Are Migraine Sufferers Sexier?

Researchers find a link between migraines and sex.

From the WebMD Archives

If you're a migraine sufferer, sex may be the last thing on your mind -- especially when painful migraine symptoms force you to seek solitude in a dark, quiet room. Yet new findings suggest that sex may be linked to migraines and headache relief.

According to a study published in the journal Headache, young adult migraine sufferers (men and women) reported having 20% more sexual desire than other adults who had headaches (but not migraine headaches).

This study found that migraine headaches and sexual desire are at least partially affected by serotonin, a neurotransmitter in the body that has a "feel good," calming effect. With migraine headaches, there are lower levels of serotonin, yet serotonin is released in abundance during sexual activity that leads to orgasm.

How Is Serotonin Linked to Migraine Sufferers?

Serotonin has been shown to have a major effect on mood and emotion. In the body, serotonin neurons are connected to many physiological functions including sleep, wakefulness, eating, sexual activity, impulsivity -- even memory and learning.

Along with migraine headaches, low levels of serotonin in the brain are associated with clinical depression, sleep, and pain disorders such as fibromyalgia, says pain specialist Harris H. McIlwain, MD, a Tampa-based rheumatologist and author of the book Diet For A Pain-Free Life.

In addition, when estrogen levels plummet for women before menstruation, levels of serotonin also change. As a matter of fact, serotonin deficiency is related to premenstrual syndrome (PMS), menstrual cramps, increased pain, and eating disorders -- all common problems in women.

Doctors often prescribe antidepressants to raise levels of serotonin, McIlwain tells WebMD, while triptans, a newer class of drugs that treat migraine headaches, work by imitating serotonin and stimulating receptors in the brain.

What Causes Migraine Headaches?

Experts are not completely sure what causes migraine headaches. According to Howard S. Smith, MD, director of pain medicine, Albany Medical Center and professor of anesthesiology at Albany Medical Center, migraines appear to be the result of a complex cyclic contact between the cranial blood vessels and the trigeminal nerve.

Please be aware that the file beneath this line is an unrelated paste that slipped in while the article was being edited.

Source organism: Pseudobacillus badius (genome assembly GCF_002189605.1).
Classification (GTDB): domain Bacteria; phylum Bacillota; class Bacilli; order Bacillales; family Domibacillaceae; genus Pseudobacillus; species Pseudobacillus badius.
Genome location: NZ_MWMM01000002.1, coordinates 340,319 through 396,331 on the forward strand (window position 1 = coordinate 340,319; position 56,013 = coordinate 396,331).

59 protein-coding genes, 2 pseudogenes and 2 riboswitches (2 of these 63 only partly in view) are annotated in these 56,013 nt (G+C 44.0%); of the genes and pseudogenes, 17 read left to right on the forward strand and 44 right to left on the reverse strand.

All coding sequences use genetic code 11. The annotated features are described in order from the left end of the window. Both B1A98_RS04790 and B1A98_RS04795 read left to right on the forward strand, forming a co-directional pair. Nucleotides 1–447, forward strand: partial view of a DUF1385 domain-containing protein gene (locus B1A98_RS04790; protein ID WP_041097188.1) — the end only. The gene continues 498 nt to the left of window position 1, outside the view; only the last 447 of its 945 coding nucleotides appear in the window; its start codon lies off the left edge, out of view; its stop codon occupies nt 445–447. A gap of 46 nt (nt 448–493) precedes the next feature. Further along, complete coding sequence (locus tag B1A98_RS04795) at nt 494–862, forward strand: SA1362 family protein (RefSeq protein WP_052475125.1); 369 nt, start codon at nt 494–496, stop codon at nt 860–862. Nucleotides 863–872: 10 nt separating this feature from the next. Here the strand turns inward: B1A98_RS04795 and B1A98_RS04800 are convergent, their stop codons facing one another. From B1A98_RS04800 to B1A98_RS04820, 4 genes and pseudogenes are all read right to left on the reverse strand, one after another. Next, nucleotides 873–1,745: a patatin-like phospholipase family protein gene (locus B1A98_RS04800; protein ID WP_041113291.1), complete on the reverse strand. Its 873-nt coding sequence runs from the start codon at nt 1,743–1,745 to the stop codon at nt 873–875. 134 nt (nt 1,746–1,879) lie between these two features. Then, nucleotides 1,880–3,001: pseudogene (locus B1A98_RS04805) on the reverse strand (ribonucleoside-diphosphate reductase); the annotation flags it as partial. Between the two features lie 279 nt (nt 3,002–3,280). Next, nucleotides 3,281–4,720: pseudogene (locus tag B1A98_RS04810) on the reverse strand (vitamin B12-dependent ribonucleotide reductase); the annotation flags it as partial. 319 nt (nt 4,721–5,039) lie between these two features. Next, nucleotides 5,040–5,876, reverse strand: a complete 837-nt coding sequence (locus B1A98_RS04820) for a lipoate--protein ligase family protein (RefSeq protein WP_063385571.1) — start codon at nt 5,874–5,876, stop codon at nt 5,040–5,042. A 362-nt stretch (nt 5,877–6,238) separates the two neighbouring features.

In his book The Women's Guide to Ending Pain, Smith explains that with a migraine, some "triggers" such as food, stress, fatigue, or poor sleep, activate neurons that are in charge of releasing a selection of neuropeptides -- substance P and neurokinin A.

Substance P helps nervous system cells send messages to each other about painful stimuli. It's thought that when substance P levels are elevated in the body, they may produce higher levels of pain. The release of these chemicals causes an increase in blood flow to the brain. The distended blood vessels and inflammatory response stimulate the trigeminal nerve to send out impulses back to the brain for processing, resulting in a migraine headache.

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What Do Migraine Sufferers Feel?

With a migraine, sufferers may feel dull, throbbing, constant, and severe pain. Migraines may last a few hours to several days and can happen occasionally or repeatedly within days. Migraine sufferers often report headache pain on one side of the head, with the pain usually felt in the front or side of the head.

About 20% of migraine sufferers have warning signs called "auras," visual disturbances that manifest as flashing lights, stars, distorted shapes, or a "blind" spot and inability to see on one side. The aura is caused by a change in brain activity in the visual cortex section of the brain.

These auras may precede a migraine headache by hours or days. While pre-migraine auras are often associated with irritable moods, some experts now speculate that the aura may cause euphoria or hyper-energy in some migraine sufferers, which may trigger a higher sex drive.

Do Migraine Headaches Occur Mostly in Women?